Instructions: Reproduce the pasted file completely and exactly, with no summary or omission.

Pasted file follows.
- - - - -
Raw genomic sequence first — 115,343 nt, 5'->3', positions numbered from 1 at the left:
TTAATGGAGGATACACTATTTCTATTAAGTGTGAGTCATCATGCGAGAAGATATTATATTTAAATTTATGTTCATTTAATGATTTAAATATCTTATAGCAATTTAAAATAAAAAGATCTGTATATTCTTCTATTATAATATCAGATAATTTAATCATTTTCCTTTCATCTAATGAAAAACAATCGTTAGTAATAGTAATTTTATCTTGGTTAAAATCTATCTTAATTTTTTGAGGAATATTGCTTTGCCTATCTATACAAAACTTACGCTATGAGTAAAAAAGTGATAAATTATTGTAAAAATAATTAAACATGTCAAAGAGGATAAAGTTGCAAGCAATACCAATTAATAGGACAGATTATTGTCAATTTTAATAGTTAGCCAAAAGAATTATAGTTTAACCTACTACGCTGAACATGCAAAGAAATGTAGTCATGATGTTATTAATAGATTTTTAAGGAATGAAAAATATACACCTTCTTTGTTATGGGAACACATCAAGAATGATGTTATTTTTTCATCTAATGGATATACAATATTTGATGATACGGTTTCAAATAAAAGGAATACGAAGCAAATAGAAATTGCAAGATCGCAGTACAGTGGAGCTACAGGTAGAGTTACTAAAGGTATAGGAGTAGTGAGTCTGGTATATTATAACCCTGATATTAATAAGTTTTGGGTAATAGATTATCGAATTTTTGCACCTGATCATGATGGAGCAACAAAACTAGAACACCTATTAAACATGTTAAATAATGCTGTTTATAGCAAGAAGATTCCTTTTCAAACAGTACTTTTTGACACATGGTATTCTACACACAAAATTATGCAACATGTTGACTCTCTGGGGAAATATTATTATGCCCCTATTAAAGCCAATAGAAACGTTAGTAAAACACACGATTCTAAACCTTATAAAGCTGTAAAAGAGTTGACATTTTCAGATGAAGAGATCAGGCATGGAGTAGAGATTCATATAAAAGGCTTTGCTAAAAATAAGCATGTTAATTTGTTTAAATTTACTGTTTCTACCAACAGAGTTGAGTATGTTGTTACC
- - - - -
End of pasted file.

Raw genomic sequence first — 115,343 nt, 5'->3', positions numbered from 1 at the left:
TTAATGGAGGATACACTATTTCTATTAAGTGTGAGTCATCATGCGAGAAGATATTATATTTAAATTTATGTTCATTTAATGATTTAAATATCTTATAGCAATTTAAAATAAAAAGATCTGTATATTCTTCTATTATAATATCAGATAATTTAATCATTTTCCTTTCATCTAATGAAAAACAATCGTTAGTAATAGTAATTTTATCTTGGTTAAAATCTATCTTAATTTTTTGAGGAATATTGCTTTGCCTATCTATACAAAACTTACGCTATGAGTAAAAAAGTGATAAATTATTGTAAAAATAATTAAACATGTCAAAGAGGATAAAGTTGCAAGCAATACCAATTAATAGGACAGATTATTGTCAATTTTAATAGTTAGCCAAAAGAATTATAGTTTAACCTACTACGCTGAACATGCAAAGAAATGTAGTCATGATGTTATTAATAGATTTTTAAGGAATGAAAAATATACACCTTCTTTGTTATGGGAACACATCAAGAATGATGTTATTTTTTCATCTAATGGATATACAATATTTGATGATACGGTTTCAAATAAAAGGAATACGAAGCAAATAGAAATTGCAAGATCGCAGTACAGTGGAGCTACAGGTAGAGTTACTAAAGGTATAGGAGTAGTGAGTCTGGTATATTATAACCCTGATATTAATAAGTTTTGGGTAATAGATTATCGAATTTTTGCACCTGATCATGATGGAGCAACAAAACTAGAACACCTATTAAACATGTTAAATAATGCTGTTTATAGCAAGAAGATTCCTTTTCAAACAGTACTTTTTGACACATGGTATTCTACACACAAAATTATGCAACATGTTGACTCTCTGGGGAAATATTATTATGCCCCTATTAAAGCCAATAGAAACGTTAGTAAAACACACGATTCTAAACCTTATAAAGCTGTAAAAGAGTTGACATTTTCAGATGAAGAGATCAGGCATGGAGTAGAGATTCATATAAAAGGCTTTGCTAAAAATAAGCATGTTAATTTGTTTAAATTTACTGTTTCTACCAACAGAGTTGAGTATGTTGTTACC